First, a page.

In practice, corporations are often able to deduct more for tax purposes for stock options than they report to shareholders as their cost.

Lawmakers on both sides of the aisle have opposed this loophole. 2013 Legislation sponsored by Democratic Sen. Sheldon Whitehouse would have pared back the stock option tax break. The Cut Loopholes Act would address situations in which corporations take tax deductions for stock options that exceed the cost they report to their shareholders. It would also remove the loophole that exempts compensation paid in stock options from the existing rule capping companies’ deductions for compensation at $1 million per executive. And retired Republican Sen. Tom Coburn called for closing this loophole.

The defenders of this tax break sometimes argue that when companies pay their employees, it shouldn’t matter whether the pay takes the form of salaries and wages or stock options. But this argument glosses over the fact that while paying salaries imposes a dollar-for-dollar cost on employers, issuing stock options simply does not. As we have argued elsewhere, a sensible analogy is airlines giving employees the opportunity to fly free on flights that aren’t full, which costs the airlines nothing. It would be ludicrous to argue that airlines should be able to deduct the retail value of these tickets.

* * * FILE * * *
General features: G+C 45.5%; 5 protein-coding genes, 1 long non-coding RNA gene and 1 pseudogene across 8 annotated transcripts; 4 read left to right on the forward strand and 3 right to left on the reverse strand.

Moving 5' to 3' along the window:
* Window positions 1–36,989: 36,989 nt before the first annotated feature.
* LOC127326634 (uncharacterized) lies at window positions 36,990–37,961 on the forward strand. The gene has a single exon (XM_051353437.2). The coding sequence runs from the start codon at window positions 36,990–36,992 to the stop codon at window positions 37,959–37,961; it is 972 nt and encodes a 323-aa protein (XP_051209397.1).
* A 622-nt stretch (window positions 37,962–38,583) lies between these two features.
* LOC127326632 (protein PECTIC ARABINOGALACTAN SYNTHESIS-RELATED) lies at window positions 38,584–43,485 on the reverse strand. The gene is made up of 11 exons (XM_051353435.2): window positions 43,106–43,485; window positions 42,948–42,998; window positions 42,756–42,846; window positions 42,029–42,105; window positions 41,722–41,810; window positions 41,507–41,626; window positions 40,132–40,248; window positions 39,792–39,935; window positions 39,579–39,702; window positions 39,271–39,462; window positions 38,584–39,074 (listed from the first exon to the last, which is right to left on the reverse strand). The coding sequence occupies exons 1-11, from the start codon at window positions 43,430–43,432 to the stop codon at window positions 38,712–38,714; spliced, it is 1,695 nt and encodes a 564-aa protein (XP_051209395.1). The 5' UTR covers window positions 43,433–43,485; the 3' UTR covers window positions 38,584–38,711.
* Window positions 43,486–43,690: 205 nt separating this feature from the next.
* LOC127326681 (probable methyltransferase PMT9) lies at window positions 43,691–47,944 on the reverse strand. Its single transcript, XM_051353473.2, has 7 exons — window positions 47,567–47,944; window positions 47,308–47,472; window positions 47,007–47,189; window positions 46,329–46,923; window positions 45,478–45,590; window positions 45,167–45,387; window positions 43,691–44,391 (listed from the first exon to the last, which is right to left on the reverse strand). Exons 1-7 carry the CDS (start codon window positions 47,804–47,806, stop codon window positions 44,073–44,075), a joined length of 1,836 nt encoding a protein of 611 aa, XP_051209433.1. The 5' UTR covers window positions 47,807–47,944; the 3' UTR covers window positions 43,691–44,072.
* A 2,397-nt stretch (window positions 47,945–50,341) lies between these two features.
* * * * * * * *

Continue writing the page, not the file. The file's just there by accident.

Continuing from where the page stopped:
Allowing high-profile tech companies to zero out or substantially lower their taxes to single-digit rates their taxes using phantom costs erodes the public’s faith in the tax system; any meaningful attempt to reform our corporate tax should remedy this situation.


Happy EITC Awareness Day!

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family.jpgThe year was 1975, when bellbottoms were king, everyone’s favorite pet was a small rock, and no one would go to the beach thanks to Stephen Spielberg. But the most momentous occasion that year – outshining even the birth of the Kool-Aid man, an American icon and hero to hyperactive children everywhere – was the passage of The Tax Reduction Act of 1975 and, with it, the Earned Income Tax Credit (EITC).